Conclusions: A substantial proportion of patients with suspected sacroiliitis had normal SIJ while the rest were more commonly diagnosed with other pathologies. A referral by an experienced rheumatologist may improve the sensitivity and specificity of this important examination.

Talia Levy, Salim Bader, Kay-Geert Hermann MD, Gal Yaniv MD, Gahl Grinberg MD, Oshry Mozes MD, Merav Lidar MD and Iris Eshed MD

Background: Enthesopathy may lead to calcification of the stylohyoid ligament and can cause elongation of the styloid process (SP).

Objectives: To evaluate whether SP elongation is associated with two common enthesitis-related diseases: ankylosing spondylitis (AS) and diffuse idiopathic skeletal hyperostosis (DISH).

Methods: Cervical spine computed tomography (CT) examinations of patients with DISH (n=64, Resnick criteria), AS (n=24, New York criteria) and a controls (no radiological signs of DISH or AS, n=54) were retrospectively evaluated. The DISH group was further divided into patients with and without cervical DISH. The length of right and left SP was measured independently by two readers on coronal and sagittal curved reformats. The average right and left styloid length and average length per person were compared among the groups.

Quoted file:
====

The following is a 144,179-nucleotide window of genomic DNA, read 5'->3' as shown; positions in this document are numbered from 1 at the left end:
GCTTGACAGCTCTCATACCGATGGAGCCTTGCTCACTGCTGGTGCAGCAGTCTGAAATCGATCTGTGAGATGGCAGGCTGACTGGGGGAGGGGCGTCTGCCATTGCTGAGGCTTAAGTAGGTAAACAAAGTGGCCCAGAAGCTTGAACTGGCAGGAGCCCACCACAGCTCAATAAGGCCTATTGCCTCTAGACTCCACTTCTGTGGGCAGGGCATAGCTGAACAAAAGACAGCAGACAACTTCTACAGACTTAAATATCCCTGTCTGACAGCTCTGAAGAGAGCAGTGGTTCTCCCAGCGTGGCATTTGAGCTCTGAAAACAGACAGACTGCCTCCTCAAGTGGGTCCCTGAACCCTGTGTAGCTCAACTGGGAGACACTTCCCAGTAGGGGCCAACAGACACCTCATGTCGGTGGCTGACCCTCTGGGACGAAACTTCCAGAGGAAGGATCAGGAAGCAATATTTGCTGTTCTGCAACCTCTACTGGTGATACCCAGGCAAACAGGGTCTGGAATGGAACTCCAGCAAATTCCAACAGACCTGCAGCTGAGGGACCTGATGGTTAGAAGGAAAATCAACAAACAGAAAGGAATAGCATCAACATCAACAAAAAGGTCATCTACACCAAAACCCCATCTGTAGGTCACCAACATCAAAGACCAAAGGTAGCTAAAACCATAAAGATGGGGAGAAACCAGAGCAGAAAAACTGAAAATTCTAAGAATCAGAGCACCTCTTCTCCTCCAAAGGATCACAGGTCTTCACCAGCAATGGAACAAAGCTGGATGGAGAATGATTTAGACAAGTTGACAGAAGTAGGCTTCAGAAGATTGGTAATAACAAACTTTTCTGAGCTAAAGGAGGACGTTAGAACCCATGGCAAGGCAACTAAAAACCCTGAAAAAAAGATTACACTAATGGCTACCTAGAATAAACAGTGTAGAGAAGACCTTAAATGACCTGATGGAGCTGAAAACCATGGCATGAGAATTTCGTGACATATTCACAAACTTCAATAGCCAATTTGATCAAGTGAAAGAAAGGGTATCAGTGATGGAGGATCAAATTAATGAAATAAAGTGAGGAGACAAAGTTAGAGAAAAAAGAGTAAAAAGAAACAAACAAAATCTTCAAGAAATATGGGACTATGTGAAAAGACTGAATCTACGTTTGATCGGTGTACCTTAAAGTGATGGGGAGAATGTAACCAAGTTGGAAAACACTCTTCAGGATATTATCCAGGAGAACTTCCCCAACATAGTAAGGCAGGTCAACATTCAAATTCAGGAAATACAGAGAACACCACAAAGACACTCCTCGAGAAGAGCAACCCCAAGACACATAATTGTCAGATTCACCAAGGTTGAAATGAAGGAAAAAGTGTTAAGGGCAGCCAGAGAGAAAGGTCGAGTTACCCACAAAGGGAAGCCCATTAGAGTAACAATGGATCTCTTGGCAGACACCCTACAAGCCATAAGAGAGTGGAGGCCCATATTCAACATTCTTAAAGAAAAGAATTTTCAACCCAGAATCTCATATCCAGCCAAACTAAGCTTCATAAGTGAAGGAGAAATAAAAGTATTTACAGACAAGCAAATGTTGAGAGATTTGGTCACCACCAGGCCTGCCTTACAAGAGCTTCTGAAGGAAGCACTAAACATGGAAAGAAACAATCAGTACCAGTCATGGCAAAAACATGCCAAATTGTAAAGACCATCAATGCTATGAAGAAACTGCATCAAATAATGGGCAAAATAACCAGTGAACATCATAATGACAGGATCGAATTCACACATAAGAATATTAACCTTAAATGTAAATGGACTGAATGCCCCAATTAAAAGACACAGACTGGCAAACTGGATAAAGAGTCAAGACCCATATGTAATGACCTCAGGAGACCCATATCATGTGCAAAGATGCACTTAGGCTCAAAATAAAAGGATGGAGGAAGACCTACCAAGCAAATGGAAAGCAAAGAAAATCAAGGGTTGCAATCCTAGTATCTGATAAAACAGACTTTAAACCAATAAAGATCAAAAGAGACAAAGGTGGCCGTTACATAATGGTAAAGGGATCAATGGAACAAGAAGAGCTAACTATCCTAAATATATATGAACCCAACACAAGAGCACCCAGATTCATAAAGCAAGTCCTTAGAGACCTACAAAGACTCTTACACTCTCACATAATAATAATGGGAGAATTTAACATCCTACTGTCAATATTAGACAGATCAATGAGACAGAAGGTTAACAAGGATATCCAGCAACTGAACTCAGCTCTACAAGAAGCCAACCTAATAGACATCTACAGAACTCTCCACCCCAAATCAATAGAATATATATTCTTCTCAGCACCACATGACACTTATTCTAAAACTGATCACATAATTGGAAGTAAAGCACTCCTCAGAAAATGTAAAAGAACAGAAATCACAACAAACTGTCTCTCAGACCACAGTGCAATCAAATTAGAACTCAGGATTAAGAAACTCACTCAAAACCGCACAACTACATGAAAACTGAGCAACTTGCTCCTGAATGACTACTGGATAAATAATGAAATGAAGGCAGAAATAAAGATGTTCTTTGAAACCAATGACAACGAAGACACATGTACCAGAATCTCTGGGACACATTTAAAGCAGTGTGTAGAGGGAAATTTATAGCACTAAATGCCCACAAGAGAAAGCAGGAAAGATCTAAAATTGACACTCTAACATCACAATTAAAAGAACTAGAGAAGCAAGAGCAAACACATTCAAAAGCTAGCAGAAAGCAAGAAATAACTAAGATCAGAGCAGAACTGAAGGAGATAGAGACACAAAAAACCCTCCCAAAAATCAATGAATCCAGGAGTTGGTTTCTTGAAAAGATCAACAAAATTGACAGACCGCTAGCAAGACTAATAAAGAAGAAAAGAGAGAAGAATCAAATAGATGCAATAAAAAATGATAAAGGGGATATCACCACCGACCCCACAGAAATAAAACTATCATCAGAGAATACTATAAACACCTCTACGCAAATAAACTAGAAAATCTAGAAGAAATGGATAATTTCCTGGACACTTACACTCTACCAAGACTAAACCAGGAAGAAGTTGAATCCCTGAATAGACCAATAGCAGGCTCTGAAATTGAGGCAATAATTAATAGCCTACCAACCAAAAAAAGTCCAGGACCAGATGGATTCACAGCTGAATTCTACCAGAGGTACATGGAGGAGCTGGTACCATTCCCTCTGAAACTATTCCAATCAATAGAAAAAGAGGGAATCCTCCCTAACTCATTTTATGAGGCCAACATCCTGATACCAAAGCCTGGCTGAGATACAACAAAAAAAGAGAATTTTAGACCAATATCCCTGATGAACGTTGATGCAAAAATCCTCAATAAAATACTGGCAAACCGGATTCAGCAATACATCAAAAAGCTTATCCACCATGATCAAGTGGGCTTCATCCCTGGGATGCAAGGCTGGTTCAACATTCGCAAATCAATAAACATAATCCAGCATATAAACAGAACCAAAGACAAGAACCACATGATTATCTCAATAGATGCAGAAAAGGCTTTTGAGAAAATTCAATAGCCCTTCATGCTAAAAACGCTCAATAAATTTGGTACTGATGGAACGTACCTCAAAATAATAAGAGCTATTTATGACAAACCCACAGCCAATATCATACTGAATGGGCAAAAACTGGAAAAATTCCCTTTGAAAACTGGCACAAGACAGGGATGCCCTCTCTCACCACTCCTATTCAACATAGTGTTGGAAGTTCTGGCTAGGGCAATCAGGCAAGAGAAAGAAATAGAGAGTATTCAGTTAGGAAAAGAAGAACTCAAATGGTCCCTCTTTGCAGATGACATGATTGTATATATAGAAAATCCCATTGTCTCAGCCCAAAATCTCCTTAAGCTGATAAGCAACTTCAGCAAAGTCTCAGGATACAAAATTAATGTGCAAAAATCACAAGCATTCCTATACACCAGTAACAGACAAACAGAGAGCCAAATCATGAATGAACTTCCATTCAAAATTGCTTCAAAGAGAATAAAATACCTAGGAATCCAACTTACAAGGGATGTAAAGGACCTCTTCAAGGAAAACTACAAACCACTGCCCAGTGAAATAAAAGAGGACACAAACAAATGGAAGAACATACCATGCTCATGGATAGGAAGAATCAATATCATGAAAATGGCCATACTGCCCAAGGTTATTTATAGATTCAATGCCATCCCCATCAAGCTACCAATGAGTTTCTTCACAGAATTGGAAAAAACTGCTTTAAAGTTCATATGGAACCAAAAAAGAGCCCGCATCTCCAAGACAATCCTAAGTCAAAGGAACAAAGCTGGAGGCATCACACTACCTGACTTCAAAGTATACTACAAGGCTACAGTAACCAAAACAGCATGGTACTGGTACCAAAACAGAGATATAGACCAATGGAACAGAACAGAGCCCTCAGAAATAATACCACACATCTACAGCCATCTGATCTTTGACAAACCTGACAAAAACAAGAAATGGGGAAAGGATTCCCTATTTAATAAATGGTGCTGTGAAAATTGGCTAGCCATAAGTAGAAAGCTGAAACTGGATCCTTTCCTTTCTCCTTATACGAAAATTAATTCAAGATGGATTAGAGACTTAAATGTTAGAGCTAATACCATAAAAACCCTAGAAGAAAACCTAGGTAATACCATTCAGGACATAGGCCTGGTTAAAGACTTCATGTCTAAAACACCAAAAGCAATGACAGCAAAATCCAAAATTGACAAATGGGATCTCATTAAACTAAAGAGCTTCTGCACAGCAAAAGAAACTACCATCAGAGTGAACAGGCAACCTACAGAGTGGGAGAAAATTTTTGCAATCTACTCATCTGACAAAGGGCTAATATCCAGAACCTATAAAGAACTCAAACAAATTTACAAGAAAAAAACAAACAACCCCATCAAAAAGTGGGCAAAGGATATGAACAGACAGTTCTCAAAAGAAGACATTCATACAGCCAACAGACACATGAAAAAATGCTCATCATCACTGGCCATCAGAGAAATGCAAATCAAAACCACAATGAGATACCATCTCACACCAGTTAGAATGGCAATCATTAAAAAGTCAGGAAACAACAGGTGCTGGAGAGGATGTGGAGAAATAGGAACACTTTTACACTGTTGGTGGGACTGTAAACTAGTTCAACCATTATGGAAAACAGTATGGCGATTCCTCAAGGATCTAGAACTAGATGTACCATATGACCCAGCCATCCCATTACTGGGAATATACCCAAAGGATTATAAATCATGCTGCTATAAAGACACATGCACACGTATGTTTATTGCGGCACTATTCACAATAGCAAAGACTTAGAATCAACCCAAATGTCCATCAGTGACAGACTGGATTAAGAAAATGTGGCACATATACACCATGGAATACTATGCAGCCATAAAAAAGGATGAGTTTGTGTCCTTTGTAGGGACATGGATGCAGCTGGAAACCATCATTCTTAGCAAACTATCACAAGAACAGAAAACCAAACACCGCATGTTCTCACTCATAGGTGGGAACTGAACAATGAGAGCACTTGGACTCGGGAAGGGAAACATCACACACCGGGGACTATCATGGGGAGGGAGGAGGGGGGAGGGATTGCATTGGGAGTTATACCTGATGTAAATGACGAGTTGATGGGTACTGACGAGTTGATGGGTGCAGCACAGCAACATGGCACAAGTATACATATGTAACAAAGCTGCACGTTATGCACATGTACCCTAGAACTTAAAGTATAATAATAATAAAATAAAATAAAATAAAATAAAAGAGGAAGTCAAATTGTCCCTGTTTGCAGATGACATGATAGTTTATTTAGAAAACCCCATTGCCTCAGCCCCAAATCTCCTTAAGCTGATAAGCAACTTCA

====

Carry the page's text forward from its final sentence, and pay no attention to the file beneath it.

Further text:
Results: Demographic characteristics were similar between the DISH and control groups (average age 68.2 ± 15.7, 69.2 ± 12.7 years, male:female ratio 48:16 and 35:19, respectively, P > 0.05), whereas age was significantly lower (average age: 53 ± 15 years, P < 0.0001) in the AS group, which was also composed mainly of men. The AS and DISH groups had significantly longer SP compared to controls (AS 37.9 ± 9.6 mm, DISH 34.4 ± 9 mm, control 30.3 ± 10.1 mm, P < 0.05). There was no correlation between age and SP length. Inter-reader reliability of SP measurements was excellent in all groups (ICC = 0.998, P < 0.0001).